Four years ago, when our granddaughter Lauren was nine, we were driving to a soccer tournament when she asked, from the backseat, if we wanted to use her “future telling app”. Of course, we said yes. After all, who can resist a future telling app?
Lauren proceeded to ask for dates in the future. We chose Larry’s birthday in the year 2030. She said, “There’s a giant birthday cake on that day”. Next, we chose my birthday, in a year in the distant future. “Fifty birthday presents, Nana, that’s what’s on your birthday!”, she said. We played the game for a while and then she finally said, “you know it’s not really a future telling app—it’s just my phone calendar. We’re picking dates in the future, and I’m writing stuff that I want to happen on those days”.
If you’ve been reading my posts for a while, you probably know that I think Lauren is amazing. That’s confirmed for me regularly when she dreams up things like this. The trust in the future that she carries in her heart still blows me away regularly (even though she’s considerably more grown-up now).
So, let’s think about Lauren’s “Future Telling App”.
What if you actually start putting things that you’d like to occur on your calendar?
• a memo on June 1, 2019, that says, “Today is going to be a blessed day”
• a note on November 15, 2020, with a message that pops up announcing “This week will bring a lot of joy”
• a reminder on January 3, 2021, that “You are an amazing and beautiful spirit”
How different could your day be if the first thing you read is something uplifting and positive?
We get lost, too often, in all the “bad” stuff: the work day that didn’t go well, the frustrations of trying to manage too much, the relationship that fell apart, the disagreement with a family member or friend, the disappointments of the day we’re in. Then, as we become sad, upset or angry, we share our cris de cœur adding more fuel to the fire (thoughts become words, words become action), and can get to the point where we give up believing that we can create a different future.
Last week, a friend and I were talking about her habit of watching breaking news as soon as she gets up each morning. There are a lot of people who start their days that way, and much what we’re seeing and hearing is incredibly sad or frightening, making us feel powerless. I understand completely the desire to be aware—and didn’t propose that she “bury her head in the sand”—but suggested that she begin her day in a less jarring way and move onto the “news of the day” a bit later.
Each day we get to “start anew”—to write the story of what we’d like to experience that day. Of course, there will be things that happen that we can’t control or change. Of course, we’ll experience sadness and pain. Of course, we’ll sometimes (maybe for many, often) find ourselves in places that we don’t want to be. I’m not saying that real life, for most people, will always be ideal, fulfilling or easy. What I am suggesting is that we schedule some positive into our days.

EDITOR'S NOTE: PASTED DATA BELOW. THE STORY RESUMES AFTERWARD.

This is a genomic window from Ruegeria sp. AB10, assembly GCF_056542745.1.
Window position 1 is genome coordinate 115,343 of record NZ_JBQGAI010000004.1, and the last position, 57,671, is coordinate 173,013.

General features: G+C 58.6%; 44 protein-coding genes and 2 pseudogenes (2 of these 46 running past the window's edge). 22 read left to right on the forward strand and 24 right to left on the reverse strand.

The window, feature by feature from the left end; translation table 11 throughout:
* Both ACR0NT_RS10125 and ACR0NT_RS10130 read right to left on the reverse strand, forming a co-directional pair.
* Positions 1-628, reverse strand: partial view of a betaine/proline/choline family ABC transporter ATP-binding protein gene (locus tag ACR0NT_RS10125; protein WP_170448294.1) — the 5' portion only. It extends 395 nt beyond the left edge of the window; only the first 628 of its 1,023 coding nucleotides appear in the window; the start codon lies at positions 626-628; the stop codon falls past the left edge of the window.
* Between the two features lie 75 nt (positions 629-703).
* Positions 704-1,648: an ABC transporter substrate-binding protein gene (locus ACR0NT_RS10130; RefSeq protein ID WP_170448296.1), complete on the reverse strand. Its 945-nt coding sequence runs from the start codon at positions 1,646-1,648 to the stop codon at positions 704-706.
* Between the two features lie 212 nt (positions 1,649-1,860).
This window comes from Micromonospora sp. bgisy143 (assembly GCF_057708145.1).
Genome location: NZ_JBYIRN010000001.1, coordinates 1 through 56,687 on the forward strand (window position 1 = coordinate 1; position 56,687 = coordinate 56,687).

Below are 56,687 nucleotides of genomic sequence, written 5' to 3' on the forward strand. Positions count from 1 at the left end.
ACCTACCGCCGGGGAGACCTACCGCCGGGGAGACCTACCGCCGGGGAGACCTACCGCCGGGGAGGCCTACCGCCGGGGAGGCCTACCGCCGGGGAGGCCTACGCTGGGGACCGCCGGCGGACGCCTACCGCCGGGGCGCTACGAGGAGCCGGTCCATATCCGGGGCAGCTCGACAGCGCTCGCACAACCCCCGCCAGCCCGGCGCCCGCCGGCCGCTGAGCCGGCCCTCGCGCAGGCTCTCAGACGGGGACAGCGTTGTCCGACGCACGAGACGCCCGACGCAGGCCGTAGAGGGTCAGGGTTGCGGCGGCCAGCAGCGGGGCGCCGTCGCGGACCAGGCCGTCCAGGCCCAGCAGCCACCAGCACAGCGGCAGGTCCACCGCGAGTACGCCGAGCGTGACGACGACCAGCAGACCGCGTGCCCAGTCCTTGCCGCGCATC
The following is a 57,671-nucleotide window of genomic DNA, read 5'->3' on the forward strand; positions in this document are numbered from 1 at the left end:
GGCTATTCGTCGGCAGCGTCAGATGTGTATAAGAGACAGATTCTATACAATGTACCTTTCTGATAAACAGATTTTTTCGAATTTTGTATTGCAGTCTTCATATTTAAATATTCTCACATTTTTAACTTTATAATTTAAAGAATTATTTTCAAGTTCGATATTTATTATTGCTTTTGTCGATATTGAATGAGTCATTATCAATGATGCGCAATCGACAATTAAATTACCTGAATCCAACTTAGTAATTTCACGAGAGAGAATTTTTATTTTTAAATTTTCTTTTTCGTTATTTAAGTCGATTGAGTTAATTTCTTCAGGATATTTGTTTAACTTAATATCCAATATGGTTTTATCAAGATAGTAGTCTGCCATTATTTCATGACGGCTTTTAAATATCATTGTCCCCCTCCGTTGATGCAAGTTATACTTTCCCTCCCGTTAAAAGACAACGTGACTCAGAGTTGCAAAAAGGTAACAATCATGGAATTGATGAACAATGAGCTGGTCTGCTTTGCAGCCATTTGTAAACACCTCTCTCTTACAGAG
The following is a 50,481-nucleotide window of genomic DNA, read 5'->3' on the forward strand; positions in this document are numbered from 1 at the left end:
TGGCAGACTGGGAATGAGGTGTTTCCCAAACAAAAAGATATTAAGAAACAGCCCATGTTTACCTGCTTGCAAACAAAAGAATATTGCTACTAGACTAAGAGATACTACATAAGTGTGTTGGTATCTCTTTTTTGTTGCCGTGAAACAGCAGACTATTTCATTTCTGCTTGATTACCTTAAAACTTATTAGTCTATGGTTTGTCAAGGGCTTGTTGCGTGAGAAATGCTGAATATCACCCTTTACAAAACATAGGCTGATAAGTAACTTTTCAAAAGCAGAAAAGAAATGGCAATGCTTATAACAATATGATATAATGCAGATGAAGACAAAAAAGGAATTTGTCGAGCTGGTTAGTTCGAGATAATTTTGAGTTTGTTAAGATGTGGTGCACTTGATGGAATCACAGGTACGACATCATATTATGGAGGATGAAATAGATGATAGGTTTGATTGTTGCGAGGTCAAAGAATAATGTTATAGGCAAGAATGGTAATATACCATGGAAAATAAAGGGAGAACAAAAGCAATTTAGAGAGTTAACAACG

One definition of the word “application” (which is often shortened to “app”) is “the special use or purpose to which something is put”. What if we use (on purpose) our days in ways that celebrate our lives and bring joy to us and to those we love?
In 1931 a praise hymn called “Morning Has Broken” was written by Eleanor Farjeon. The words are few but beautiful:
Morning has broken, like the first morning
Blackbird has spoken, like the first bird
Praise for the singing, praise for the morning
Praise for the springing fresh from the word
Sweet the rain’s new fall, sunlit from heaven
Like the first dewfall, on the first grass
Praise for the sweetness of the wet garden
Sprung in completeness where his feet pass
Mine is the sunlight, mine is the morning
Born of the one light, Eden saw play
Praise with elation, praise every morning
God’s re-creation of the new day
I know there are times when it’s tough to wake up and feel like it’s “the first morning”, see the “rain’s new fall” as a positive, or open our eyes and “praise every morning”. But what if we could?
What if we literally write into our calendars beautiful experiences that we want to have?
What if we make room for the wonders of life?
What if we re-create each day?
What if we choose to live each day honoring and fulfilling our obligations as the responsible people we are?
What if we have faith in the ability to enjoy our lives, like a beautiful girl who believes in a future with a story told of joy?
What if we plug in our “future telling app”?